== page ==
reeve, who governed between the Tyne and Forth, pre Conquest.* From:
Shropshire and the Domesday Book
:http://www.infokey.com/Domesday/Shropshire.htm

<<On the issue of the birth date of William de Lancaster I, I see that
Keats-Rohan states that he first occurs in the records c. 1120. Can
anyone supply the documentation for that date?>>

In my original message ***@aol.com Nov 26, 4:50 pm I used a Ref 8
which is all I have which I got from the archives.

<<Ref 8: *If the confirmation mentioned below occurred in about 1120/30
then William (I) [(4) 1] was born well before 1115. He would have been
old enough to have had a son who could witness his confirmation and
himself to have been of age. This would push back William (I)'s birth
to about 1090. Both William (I) and William (II) would have been quite
old when they died...I don't think William (II) [(5) 1] was the son of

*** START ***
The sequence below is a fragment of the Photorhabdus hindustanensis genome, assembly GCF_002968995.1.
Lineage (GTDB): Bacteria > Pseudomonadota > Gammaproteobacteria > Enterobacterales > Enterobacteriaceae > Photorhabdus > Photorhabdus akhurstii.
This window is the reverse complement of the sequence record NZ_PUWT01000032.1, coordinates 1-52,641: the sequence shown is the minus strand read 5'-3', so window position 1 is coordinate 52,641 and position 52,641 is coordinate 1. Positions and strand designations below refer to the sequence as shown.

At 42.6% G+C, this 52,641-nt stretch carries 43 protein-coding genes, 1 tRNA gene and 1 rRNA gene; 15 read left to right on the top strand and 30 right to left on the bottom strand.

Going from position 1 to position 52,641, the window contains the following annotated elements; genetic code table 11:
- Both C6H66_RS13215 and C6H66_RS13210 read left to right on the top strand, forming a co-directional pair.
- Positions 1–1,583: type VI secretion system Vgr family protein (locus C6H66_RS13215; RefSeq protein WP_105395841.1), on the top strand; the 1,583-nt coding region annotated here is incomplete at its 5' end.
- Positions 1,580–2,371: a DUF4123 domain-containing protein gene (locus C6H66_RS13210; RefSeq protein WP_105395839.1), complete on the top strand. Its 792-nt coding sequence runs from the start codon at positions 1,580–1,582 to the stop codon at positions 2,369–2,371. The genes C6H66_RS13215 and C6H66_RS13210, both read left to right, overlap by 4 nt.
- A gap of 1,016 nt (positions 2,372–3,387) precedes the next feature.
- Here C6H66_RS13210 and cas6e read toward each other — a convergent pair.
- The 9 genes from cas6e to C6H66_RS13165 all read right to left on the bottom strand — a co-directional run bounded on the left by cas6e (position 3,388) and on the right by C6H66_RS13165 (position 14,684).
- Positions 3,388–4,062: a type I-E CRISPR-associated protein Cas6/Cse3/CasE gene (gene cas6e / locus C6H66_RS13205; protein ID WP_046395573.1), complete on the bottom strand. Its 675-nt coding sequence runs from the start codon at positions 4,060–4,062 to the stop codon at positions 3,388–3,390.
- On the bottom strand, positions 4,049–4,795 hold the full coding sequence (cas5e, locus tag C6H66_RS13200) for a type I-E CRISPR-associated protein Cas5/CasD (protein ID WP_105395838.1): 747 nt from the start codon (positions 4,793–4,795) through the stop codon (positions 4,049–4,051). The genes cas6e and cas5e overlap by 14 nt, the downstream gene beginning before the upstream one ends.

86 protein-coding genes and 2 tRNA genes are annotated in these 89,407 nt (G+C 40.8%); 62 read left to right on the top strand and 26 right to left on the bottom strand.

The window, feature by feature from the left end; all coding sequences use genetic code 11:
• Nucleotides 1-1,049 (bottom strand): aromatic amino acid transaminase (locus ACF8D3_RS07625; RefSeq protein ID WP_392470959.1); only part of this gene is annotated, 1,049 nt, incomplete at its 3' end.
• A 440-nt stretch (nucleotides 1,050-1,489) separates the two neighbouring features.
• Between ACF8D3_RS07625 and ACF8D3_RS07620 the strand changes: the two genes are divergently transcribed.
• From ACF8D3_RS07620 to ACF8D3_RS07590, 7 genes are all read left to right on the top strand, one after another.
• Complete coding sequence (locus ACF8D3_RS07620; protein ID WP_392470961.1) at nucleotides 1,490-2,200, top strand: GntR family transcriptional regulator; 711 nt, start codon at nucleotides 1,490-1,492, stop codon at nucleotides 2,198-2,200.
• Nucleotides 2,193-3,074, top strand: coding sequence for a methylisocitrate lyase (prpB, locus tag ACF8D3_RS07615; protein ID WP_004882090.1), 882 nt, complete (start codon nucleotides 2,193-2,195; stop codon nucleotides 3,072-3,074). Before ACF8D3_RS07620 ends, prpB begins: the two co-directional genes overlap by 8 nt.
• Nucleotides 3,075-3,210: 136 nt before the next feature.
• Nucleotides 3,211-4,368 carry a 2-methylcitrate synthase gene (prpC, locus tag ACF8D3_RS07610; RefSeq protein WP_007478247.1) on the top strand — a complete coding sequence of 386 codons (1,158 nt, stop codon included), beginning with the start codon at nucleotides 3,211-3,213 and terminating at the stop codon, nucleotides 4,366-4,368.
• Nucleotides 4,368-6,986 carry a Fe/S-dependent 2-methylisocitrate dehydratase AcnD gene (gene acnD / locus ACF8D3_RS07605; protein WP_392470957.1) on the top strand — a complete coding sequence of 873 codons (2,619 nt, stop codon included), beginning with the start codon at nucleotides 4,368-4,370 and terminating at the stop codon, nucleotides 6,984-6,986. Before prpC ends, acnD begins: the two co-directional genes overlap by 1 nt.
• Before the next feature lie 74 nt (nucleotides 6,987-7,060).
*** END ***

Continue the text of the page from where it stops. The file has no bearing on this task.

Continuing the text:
Gundreda de Warren. Her first husband died 1153 [CP XII/2:362]. William
evidently witnessed his father's confirmation (about 1120/30) to the
Hospital of St Peter, York {Moriarty in Washington's paper (already
cited) and he refers to the printing of the charters to St Peter's in F
W Ragg "Charters of St Peter's Hospital, York" in CW2 ix 237-239. I
take it this refers to "Transactions of the Cumberland and Westmorland
Antiquarian & Archaeological Society" (? second series) vol. IX].*
Source: Richard Borthwick; Subject: Re: Ivo and Lucy Talybois;
Newsgroups: soc.genealogy.medieval; Date: 1998/10/02

***@aol.com Nov 26, 6:34 pm writes:

<< 3. William I de Lancaster approx b. 1105, but probable b. bef 1100
[ref 8] d. 1170 [Farrer, Records of Kendale, vol I p.xii] [ref 8]
[Keats-Rohan, p. 539] m. unknown
4. William II de Lancaster b. bef 1120 d. 1184 [Farrer, Records of
Kendale, vol I p.xiii] [ref 8] m. Hawise de Stuteville [Keats-Rohan, p.
539] >>

<<*This* is quite radical and requires intense scrutiny. It would
throw quite a bit into confusion if this were true. Can you post the
complete quotation with underlying sources. Your ref merely *alludes*